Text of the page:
Donald Lopez is Carl W. Belser Professor of Buddhist and Tibetan Studies at the University of Michigan. Author or editor of some twenty books, including Curators of the Buddha: The Study of Buddhism Under Colonialism and Prisoners of Shangri-La: Tibetan Buddhism and the West, he was elected to the American Academy of Arts and Sciences in 2000. His essay in this issue of Tricycle (“Modern Buddhism: So New, So Familiar,”) is adapted from the introduction to his latest book, A Modern Buddhist Bible: Essential Readings from East and West, a project he undertook “in an effort to understand why contemporary Buddhism is so different from traditional Buddhist practice.”
Cyndi Lee, director of OM Yoga Center, is a practitioner of both hatha yoga and Tibetan Buddhism and has been teaching yoga for over twenty years. She tells us, “The juiciness of yoga always satisfied my movement jones, but after I met Gehlek Rinpoche in 1990, the Buddhist techniques of mindfulness, compassion, and cutting through deepened my asana [yogic posture] experience. I began to see how our relationships with our bodies are a mirror of how we live our lives. It’s great to be able to cultivate a strong body, an open heart, and a spacious mind through an integrative practice.” Her program of yoga for meditators appears here.
Anne Cushman writes on discovering the convergence of yoga and meditation practice in her life in “Living from the Inside Out.” “I’m interested in the intersection of contemplative practice with ordinary life – the way the lofty philosophies actually play out in the quirky, gritty chaos of our daily existence,” she says. “Stories intrigue me more than theories. For me, yoga is one way of exploring the dance between spirit and flesh. Writing is another.”
Of his essay on housekeeping and practice (“The Dust Beyond the Cushion,”), Gary Thorp writes, “Writing and housework have a great deal in common. We try to tidy up all the loose ends and make things neat, but our creativity is sometimes at odds with what’s practical and utilitarian. My Zen housecleaning instincts come into play whenever I encounter a particularly unruly section of writing. That’s when I stop mid-sentence, wash a load of dishes, and let things quiet down. There’s no greater friend to dishwashing than a wild and writhing sentence that’s headed out of control.”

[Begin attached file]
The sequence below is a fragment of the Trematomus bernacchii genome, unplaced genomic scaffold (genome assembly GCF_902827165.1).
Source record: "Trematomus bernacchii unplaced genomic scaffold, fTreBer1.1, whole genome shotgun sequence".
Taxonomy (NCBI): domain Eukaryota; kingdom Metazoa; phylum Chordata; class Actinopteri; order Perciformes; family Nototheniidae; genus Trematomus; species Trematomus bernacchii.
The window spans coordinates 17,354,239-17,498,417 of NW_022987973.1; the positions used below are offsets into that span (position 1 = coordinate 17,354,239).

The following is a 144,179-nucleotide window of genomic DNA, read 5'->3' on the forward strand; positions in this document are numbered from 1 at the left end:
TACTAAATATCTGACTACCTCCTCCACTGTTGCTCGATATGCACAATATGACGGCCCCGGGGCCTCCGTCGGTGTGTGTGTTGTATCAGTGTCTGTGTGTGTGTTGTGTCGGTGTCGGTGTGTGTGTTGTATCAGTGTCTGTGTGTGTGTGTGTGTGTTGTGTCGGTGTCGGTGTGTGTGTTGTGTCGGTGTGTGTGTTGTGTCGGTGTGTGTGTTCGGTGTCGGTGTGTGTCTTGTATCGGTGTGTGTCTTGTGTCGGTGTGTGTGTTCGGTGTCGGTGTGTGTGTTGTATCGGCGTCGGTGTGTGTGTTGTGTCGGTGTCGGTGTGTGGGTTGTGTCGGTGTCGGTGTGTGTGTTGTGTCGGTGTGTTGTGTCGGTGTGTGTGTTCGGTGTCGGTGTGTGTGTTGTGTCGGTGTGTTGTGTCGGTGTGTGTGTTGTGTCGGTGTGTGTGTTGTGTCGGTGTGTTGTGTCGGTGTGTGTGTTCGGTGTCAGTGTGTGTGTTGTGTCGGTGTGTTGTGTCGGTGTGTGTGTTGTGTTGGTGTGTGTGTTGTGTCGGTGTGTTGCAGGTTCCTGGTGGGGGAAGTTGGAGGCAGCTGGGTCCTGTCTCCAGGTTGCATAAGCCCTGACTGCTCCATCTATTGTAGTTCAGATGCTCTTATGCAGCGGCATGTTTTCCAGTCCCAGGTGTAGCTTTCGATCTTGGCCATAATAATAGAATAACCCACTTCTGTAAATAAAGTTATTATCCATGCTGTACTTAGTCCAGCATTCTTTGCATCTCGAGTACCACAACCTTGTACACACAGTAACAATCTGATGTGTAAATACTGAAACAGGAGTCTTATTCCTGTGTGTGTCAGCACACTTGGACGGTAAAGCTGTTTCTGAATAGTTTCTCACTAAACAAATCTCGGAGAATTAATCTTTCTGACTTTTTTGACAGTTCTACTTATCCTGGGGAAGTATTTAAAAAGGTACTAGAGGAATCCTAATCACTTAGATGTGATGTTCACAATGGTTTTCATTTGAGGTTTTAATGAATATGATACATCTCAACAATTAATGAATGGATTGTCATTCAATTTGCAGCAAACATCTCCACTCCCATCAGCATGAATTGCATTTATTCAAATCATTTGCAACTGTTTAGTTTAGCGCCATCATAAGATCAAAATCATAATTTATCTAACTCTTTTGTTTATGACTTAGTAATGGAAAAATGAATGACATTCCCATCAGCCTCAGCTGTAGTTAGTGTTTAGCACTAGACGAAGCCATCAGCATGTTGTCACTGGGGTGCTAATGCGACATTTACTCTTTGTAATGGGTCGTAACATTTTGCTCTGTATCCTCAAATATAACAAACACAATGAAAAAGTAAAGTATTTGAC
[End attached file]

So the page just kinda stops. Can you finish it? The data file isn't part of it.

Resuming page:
Jeff Wilson, whose ancestors wore gray in the War Between the States, is a contributing editor to Tricycle. A chief researcher for the Buddhism in North Carolina Project, he received a grant from Harvard’s Pluralism Project this summer to study emerging Buddhist communities in the Appalachian Mountains. His experiences with Buddhism in the South led him to write “Down Home Dharma.” Jeff is the author of The Buddhist Guide to New York.
Stuart Smithers (“Losing Our Bodies, Losing Our Minds,”) writes, “We’re pretty obviously a culture obsessed with the body. I’m really amazed and dazzled by pop culture’s manipulation of the body, especially its surface: face-lifts, tattoos, piercings, that kind of thing, and wonder just what it all means. Maybe there is something tribal in it. I’m lucky to be teaching in a university where I can approach, with my students, both the profound and the superficial dimensions of our body-culture through philosophy and religion.” Smithers is the director of the Asian Studies Program at the University of Puget Sound and a professor of South Asian religions. He is also working to start an experimental school for high-school-age students in the foothills of the North Cascades. ▼
Thank you for subscribing to Tricycle! As a nonprofit, we depend on readers like you to keep Buddhist teachings and practices widely available.